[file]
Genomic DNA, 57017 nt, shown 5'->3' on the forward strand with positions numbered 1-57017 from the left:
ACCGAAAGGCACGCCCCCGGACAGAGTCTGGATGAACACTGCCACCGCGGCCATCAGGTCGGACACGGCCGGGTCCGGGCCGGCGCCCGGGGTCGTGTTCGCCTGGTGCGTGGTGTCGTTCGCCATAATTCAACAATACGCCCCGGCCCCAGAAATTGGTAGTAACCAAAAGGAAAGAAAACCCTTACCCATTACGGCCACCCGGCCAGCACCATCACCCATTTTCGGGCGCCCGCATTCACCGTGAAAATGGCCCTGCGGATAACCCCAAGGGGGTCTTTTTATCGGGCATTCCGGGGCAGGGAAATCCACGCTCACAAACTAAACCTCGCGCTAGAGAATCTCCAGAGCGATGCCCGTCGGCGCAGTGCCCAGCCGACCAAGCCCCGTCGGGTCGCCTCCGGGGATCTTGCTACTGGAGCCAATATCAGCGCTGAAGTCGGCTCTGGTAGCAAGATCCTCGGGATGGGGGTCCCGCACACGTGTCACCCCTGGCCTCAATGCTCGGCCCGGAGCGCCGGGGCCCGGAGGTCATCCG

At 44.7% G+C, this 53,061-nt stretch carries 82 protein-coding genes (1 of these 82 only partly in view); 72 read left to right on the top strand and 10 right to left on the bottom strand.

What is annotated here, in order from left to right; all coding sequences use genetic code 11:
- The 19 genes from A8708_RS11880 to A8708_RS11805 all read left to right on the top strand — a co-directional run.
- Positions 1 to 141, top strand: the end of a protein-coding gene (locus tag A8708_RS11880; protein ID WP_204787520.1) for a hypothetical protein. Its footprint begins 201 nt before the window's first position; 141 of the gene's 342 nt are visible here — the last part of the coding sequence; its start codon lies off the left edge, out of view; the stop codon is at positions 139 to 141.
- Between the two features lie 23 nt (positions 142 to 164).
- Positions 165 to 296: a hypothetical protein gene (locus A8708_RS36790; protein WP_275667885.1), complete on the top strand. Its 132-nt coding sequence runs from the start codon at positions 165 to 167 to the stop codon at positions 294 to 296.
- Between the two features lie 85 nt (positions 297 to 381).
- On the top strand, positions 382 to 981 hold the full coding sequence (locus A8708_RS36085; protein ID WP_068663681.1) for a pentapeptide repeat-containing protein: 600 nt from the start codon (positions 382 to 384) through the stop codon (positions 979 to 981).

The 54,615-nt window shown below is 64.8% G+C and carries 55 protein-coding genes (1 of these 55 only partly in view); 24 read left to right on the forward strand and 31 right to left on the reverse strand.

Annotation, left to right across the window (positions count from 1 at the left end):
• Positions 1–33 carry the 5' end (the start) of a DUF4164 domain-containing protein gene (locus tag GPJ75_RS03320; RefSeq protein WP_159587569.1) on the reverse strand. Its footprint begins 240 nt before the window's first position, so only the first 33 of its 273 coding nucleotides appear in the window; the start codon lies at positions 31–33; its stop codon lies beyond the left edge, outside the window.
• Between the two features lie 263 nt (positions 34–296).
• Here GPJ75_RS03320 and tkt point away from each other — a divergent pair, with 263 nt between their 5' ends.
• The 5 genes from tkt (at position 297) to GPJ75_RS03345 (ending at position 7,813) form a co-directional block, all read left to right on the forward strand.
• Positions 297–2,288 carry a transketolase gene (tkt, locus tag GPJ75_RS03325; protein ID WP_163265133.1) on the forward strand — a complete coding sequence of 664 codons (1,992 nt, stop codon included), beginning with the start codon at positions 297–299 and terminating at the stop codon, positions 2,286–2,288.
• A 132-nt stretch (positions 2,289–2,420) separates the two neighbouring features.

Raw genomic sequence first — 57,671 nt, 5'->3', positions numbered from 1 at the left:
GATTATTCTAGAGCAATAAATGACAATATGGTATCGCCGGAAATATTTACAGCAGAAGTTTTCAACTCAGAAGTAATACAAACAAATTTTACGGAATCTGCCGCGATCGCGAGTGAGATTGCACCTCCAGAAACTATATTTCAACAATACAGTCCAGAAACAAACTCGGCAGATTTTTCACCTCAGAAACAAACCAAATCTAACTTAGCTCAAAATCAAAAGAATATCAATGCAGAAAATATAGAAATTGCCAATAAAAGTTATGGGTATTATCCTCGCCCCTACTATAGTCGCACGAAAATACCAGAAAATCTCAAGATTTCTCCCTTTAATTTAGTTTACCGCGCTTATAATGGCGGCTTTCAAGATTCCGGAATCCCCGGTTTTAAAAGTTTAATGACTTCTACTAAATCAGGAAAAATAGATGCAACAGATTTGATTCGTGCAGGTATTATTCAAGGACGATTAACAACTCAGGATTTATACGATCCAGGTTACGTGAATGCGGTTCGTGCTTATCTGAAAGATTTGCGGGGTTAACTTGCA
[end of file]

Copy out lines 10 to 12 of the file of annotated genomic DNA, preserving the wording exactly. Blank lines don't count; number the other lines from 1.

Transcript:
- On the top strand, positions 382 to 981 hold the full coding sequence (locus A8708_RS36085; protein ID WP_068663681.1) for a pentapeptide repeat-containing protein: 600 nt from the start codon (positions 382 to 384) through the stop codon (positions 979 to 981).

The 54,615-nt window shown below is 64.8% G+C and carries 55 protein-coding genes (1 of these 55 only partly in view); 24 read left to right on the forward strand and 31 right to left on the reverse strand.

Annotation, left to right across the window (positions count from 1 at the left end):